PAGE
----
5. amy

    “Police charged them with intentionally violating a city ordinance, because in April the group was unable to obtain a permit to operate in the park”.
    Source: Eat Drink Better (http://s.tt/12BS3)

    Did no one read this part??? Yes what they were doing was wonderful and I am all for it…However just because you are doing something that is great it does not mean you can ignore the local laws. If they were supposed to have a permit and they knew they didn’t then they knew they were breaking the LAW! Plain and simple, there are plenty of places around FL or the world for that matter that you can go and help the homeless so why do it somewhere that you can get arrested at?

        1. brian

          That is a horrible argument, just because there is a law, does not make it just. There used to be a law that said black people had to sit at the back of the bus, and Rosa Parks broke that law, rightfully so. Bye breaking unjust laws we can bring attention to the inequality happening here and in this way raise the public consciousness and help to overturn such an unjust law. I believe feeding the homeless takes precedence over public ordinances put in place to pacify the rich who are unwilling to share their neighborhood, much less their food.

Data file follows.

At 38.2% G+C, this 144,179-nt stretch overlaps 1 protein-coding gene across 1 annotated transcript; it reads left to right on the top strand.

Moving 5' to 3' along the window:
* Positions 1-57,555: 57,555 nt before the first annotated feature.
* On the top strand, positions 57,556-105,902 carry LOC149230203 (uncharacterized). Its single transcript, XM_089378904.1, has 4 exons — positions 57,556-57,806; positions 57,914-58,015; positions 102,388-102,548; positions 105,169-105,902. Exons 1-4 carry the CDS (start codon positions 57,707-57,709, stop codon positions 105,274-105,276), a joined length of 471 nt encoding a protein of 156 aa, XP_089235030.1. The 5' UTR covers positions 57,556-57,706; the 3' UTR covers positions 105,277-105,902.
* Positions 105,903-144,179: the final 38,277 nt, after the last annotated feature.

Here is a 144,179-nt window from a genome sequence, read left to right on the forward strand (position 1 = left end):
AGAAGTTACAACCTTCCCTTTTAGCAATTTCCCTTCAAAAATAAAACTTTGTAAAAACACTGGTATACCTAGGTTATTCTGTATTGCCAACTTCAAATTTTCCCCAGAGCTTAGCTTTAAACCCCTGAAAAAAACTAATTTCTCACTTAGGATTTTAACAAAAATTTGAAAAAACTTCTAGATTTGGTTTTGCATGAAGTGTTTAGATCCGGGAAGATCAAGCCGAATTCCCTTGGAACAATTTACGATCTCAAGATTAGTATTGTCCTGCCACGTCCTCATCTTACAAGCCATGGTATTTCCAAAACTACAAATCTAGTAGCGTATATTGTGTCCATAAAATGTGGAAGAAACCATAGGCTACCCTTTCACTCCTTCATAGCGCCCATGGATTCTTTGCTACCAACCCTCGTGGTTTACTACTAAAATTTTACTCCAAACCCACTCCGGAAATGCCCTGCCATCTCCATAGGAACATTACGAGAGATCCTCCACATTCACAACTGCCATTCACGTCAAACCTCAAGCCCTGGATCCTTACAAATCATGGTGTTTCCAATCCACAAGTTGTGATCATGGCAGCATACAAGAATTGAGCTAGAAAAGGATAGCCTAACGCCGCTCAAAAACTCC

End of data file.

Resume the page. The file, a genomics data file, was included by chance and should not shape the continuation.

1. Donna

            You can’t compare racial discrimination to vagrancy laws. The fact is that the feeding can be done elsewhere. If the activists are so convinced that these homeless people are just like all other people and should be treated as such (access to the park), then why don’t they take them home and let them hang in their own house, sleep in their beds, eat at their tables? We all know why they don’t. Their activism is hypocritical. The law is correct and should be obeyed. They can feed them elsewhere.

  6. Keyser

    Please don’t confuse the legal requirement with a moral obligation. The two are separate and distinct. Local elected bodies are afforded discretion to enact ordinances, and are equally empowered to repeal ordinances. Although civil disobedience has its place in history, the appropriate forum is to approach city councils with alternatives, such as designated times or certain exemptions. While we may feel morally obligated to feed our fellow man, individuals who permanently reside in proximity to said park have legitimate concerns since homelessness, as a fact, attract other unlawful behavior (drug use, etc).

  7. Josh

    Its whatever…both views can be seen…if I just happen to have extra food on me and I know I’m not gonna need it, yeah I’d give it to them. I can also see the view that…”there’s jobs out there, there’s opportunities…dont be afraid to go back to square one.”

  8. Minnie

    Why did they deny them the permit, if as they say,they were not causing a disturbance. There are homeless people everywhere in our country and around the world, because of our current economy. This is a complex issue taht needs to be addressed in a civil way. Just because there is a law on the books does not make it a right or just law. There still are plenty of laws in effect all over this country that should be abolished because they discriminate against people for various reasons. I think these people have good intentions and should be seen as that. They are being made out as “criminals”. The men who signed the constitution in their time were viewed as “treasonus people” for disobeying the current laws.